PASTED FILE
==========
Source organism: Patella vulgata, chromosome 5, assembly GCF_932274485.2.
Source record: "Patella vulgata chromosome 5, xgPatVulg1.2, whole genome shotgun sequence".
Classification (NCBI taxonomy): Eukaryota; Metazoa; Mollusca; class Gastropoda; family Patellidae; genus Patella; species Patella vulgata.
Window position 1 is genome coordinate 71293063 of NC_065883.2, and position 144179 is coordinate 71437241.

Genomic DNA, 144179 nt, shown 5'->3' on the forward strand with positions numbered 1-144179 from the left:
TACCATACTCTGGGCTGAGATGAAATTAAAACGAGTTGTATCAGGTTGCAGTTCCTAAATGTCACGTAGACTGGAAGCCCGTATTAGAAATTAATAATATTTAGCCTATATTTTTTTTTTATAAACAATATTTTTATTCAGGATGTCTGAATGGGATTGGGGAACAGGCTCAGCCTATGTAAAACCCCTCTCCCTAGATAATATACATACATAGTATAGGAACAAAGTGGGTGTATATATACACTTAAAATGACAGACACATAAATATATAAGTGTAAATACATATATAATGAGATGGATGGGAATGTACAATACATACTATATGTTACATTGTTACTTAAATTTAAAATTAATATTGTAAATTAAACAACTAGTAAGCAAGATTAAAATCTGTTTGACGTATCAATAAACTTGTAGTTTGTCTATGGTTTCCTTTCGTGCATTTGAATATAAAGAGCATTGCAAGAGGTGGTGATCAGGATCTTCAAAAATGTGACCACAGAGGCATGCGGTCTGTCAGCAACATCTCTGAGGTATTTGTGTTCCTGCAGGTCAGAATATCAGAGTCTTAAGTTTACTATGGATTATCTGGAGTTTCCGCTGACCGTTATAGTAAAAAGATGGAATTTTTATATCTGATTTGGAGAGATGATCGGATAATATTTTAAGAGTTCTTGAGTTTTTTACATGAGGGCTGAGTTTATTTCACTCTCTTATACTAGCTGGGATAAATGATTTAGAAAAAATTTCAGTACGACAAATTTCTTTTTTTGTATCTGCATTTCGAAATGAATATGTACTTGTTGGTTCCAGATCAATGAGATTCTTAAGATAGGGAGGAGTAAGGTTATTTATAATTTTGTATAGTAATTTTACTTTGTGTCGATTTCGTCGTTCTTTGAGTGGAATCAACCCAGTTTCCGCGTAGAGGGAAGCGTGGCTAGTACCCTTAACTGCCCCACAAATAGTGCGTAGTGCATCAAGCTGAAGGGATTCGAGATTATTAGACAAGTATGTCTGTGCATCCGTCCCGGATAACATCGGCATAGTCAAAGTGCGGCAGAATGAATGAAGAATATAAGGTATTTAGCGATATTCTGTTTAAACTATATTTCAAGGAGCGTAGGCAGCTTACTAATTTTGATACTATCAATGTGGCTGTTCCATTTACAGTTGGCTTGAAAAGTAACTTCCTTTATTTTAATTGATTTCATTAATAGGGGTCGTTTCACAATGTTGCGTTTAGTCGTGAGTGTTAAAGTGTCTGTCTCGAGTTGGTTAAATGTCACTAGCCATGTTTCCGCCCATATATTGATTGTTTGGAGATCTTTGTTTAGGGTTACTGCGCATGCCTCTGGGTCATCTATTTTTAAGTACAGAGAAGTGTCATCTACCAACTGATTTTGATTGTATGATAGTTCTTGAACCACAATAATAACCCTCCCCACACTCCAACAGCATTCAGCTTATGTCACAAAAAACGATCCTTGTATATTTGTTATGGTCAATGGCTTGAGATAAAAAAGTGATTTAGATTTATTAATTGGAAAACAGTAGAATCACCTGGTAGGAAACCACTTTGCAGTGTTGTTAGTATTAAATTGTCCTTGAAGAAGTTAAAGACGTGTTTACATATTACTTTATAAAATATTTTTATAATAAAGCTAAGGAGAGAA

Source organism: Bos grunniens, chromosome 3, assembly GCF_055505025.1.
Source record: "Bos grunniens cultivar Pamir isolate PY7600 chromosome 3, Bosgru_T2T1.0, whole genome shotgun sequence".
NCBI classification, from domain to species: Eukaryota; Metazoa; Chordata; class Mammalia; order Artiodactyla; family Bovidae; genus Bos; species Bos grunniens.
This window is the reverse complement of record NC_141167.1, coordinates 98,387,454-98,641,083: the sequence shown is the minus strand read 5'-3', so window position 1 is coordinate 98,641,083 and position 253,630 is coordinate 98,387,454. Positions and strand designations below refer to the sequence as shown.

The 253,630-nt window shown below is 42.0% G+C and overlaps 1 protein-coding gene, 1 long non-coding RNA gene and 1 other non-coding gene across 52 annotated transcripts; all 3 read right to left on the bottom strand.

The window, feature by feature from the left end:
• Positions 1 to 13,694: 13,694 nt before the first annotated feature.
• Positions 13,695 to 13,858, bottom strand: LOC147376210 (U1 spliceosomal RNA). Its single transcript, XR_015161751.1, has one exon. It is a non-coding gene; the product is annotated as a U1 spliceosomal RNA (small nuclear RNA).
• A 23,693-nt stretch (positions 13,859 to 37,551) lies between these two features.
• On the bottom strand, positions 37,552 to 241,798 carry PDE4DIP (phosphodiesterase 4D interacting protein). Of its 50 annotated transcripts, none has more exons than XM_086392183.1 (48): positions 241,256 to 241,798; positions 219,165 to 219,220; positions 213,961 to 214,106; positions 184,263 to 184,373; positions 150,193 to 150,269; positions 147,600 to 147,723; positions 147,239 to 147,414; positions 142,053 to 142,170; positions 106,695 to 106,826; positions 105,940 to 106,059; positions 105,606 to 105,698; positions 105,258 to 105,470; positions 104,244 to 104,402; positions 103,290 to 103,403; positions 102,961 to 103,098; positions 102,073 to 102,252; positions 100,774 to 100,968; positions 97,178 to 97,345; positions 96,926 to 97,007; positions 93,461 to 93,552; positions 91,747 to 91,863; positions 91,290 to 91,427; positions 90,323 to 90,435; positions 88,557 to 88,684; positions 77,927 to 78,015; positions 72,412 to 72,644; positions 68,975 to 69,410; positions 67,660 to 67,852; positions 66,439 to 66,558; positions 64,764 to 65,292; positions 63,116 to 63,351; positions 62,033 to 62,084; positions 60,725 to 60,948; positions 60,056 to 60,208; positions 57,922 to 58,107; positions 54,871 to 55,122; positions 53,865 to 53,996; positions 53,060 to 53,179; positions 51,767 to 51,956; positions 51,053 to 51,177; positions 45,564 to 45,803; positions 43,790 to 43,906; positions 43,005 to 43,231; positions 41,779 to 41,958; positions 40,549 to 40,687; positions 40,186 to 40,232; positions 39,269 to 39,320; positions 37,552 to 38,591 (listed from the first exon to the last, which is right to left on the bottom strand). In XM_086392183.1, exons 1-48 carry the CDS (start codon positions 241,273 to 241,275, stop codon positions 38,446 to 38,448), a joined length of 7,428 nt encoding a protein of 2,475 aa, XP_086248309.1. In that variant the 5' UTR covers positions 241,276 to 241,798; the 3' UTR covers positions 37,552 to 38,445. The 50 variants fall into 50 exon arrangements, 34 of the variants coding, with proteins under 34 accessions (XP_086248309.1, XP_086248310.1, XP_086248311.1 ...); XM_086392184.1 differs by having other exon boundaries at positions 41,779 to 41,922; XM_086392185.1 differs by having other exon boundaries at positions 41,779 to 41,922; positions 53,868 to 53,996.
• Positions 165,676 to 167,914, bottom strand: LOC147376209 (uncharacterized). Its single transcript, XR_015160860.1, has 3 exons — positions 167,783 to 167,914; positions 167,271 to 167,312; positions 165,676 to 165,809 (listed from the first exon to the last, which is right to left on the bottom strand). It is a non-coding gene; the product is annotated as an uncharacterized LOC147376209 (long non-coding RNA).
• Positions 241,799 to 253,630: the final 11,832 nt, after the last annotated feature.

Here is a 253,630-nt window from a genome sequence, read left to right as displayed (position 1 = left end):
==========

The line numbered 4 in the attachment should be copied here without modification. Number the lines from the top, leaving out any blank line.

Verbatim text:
Window position 1 is genome coordinate 71293063 of NC_065883.2, and position 144179 is coordinate 71437241.